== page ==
Wheat v. United States, 486 U.S. 153, 164 (1988))
The district court is not bound to accept counsel's statement that no conflict exists, or to accept a defendant's conflict waiver. Wheat, 486 U.S. at 160; see also United States v. Joyce, 257 Fed. Appx. 501, 505 (3d Cir. 2007). Even when a defendant waives all potential conflicts, the district court "may nevertheless disqualify counsel if it concludes a serious conflict is likely to arise during the proceedings." Joyce, 257 Fed. Appx. at 505.
The Third Circuit has cautioned that the potential for conflict is heightened where defendants have a close relationship. See id. (because co-defendants were in a romantic relationship, district court was correctly concerned that "trial strategy and plea negotiations could be hindered by a joint representation.") Where -- as here -- co-defendants are family members, they may not be "acting out of self-interest in choosing joint representation, but rather out of an interest to protect the family as a unit." United States v. Cooper, 672 F. Supp. 155, 159 (D. Del. 1987). Accordingly, a conflict waiver from a co-defendant family member may be suspect, particularly where the joint defendants' best defense is to implicate one another. See id. at 158.
The law makes no distinction between one lawyer or multiple lawyers from the same law firm representing co-defendants. See Pa. Rules of Prof'l Conduct R. 1.10 cmt. 2 ("[A] firm of lawyers is essentially one lawyer for purposes of the rules governing loyalty to the client."). If the co-defendants' counsel are members of the same law firm, "it [is] entirely reasonable to conclude that the counsel's sharing of work space and staff present[s] an unacceptable risk of inadvertent breaches of attorney-client confidentiality." Joyce, 257 Fed. App'x at 505.
Where lawyers from the same firm are representing co-defendants, a district court has the discretion to remedy the conflict of interest by measures it deems appropriate. See United States v. Flanagan, 679 F.2d 1072, 1076 (3d Cir. 1982), rev'd on other grounds, 465 U.S. 259 (1984) ("[D]isqualification of defense counsel and ordering defendants to retain separate counsel are appropriate measures to be taken pursuant to Fed. R. Crim. P. 44(c)."). In some cases it may be appropriate to allow one of the firm's lawyers to represent one of the defendants. See, e.g., United States v. Joyce, 330 F. Supp. 2d 527 (E.D. Pa. 2004) (disqualifying one lawyer from the firm but allowing the other to continue his representation). The lawyer who remains in the case, however, still faces potential conflicts: (1) he or she may possess confidential information helpful to the existing client but detrimental to the former client; or (2) the interests of the existing client may otherwise be adverse to the interests of the firm's former client. See Pa. Rules Prof'l Conduct R. 1.10 ("[A] firm may not knowingly represent a person in the same or a substantially related matter [in which a firm lawyer] had previously represented a client whose interests are materially adverse to that person and about whom the lawyer had acquired [confidential] information."). Thus, disqualification of the law firm itself may be required to ensure effective representation. See Flanagan, 679 F.2d at 1076 ("The potential for conflict arising from the firm's receipt of confidential information from all the defendants, and its obligations in defending just one of the defendants, perhaps at the expense of the others, is obvious. [C]omplete disqualification . . . is one of the measures committed to the district court's discretion by Rule 44(c).").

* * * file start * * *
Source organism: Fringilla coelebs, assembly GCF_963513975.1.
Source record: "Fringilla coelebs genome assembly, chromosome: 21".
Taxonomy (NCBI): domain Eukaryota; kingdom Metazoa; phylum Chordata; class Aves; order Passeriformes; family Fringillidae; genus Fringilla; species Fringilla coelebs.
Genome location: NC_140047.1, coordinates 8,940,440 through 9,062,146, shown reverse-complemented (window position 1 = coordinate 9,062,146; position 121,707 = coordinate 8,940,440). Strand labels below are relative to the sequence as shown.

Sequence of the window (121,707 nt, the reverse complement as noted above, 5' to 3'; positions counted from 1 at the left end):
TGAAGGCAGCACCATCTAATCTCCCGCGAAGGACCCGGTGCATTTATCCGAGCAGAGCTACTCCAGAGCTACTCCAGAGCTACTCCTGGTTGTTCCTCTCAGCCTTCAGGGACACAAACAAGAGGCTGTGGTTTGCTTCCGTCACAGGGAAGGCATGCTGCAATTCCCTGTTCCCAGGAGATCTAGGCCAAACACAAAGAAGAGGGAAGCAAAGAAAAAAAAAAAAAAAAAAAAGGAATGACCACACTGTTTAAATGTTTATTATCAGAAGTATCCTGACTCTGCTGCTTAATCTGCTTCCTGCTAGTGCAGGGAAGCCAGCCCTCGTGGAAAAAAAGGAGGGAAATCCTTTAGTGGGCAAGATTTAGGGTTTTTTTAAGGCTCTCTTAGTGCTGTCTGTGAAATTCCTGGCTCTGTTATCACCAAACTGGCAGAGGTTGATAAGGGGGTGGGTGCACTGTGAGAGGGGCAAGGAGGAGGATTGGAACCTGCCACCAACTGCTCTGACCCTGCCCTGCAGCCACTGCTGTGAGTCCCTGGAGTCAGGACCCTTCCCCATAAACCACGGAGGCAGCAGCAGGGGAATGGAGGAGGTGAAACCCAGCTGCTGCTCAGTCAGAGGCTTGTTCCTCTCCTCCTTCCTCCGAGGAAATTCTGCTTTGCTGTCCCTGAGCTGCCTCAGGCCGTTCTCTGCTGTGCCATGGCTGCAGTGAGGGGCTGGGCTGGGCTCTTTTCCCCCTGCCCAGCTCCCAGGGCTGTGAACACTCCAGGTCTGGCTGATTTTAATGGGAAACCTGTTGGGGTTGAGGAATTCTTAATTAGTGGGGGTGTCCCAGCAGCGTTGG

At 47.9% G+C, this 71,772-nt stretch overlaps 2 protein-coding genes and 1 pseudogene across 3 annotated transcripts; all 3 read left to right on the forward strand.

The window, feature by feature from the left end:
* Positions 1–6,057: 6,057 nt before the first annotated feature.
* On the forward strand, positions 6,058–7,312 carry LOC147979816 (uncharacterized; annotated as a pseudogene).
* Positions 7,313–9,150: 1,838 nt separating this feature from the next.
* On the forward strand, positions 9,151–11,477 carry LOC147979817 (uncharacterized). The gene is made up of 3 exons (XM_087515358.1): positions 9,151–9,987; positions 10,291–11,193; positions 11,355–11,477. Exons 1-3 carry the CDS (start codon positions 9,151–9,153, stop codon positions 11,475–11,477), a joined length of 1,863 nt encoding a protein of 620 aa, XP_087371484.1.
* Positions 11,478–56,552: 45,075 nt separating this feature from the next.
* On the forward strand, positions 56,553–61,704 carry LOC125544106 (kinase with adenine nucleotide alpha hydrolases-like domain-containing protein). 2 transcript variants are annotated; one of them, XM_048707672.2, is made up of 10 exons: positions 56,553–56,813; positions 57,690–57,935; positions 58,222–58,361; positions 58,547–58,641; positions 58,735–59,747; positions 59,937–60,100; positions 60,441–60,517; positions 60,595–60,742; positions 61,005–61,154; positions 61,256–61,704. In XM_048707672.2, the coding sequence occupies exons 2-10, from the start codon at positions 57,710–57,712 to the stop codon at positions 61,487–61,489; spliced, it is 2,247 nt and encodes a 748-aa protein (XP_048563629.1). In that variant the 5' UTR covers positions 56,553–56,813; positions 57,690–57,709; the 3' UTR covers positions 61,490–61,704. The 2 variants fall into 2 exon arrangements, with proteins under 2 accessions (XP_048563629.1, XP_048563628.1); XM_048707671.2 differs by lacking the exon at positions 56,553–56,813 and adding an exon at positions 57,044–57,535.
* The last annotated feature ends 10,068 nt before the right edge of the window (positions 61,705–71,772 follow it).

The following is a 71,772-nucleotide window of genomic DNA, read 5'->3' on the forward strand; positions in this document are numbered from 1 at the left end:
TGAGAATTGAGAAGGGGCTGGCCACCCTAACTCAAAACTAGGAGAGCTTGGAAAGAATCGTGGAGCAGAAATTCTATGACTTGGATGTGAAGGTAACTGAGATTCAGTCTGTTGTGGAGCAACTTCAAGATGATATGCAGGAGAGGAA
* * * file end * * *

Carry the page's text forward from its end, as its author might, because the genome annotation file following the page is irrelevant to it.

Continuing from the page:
Mr. Greenberg appears to believe that any conflict or potential conflict of interest was eliminated by his law partner's withdrawal. I have grave concerns about the conflicts Mr. Greenberg continues to face, however, even if he does not. The Pennsylvania Rules of Professional Conduct provide that a lawyer faces a conflict of interest where "there is a significant risk that the representation . . . will be materially limited by the lawyer's responsibilities to . . . a former client." See Pa. Rules of Prof'l Conduct 1.7. It is apparent that Mr. Greenberg's responsibilities to R. Self -- his firm's former client -- will likely compromise his representation of H. Self.
In seeking to withdraw, Mr. Wittels described the importance of providing separate and independent defenses to the Self brothers and the practical impossibility of creating an ethics wall in the circumstances presented: a firm whose four lawyers have adjacent offices and a common secretary. See Doc. No. 70. Moreover, the particular circumstances of each Defendant are not the same. Mr. Greenberg argued in his Motion to Sever that the additional charges against R. Self could unfairly taint the jury's consideration of H. Self. See Doc. No. 52. In such circumstances (particularly if I refuse to sever the additional charges), various defenses might well serve H. Self even though they could harm R. Self. Nor would it be unusual for the putatively less culpable H. Self to cooperate against his putatively more culpable co-Defendant. See, e.g., United States v. Isaza-Zapata, 148 F.3d 236 (3d Cir. 1998). These stratagems may not be available to H. Self, however, if Mr. Greenberg retains any loyalty to his firm's former client, R. Self.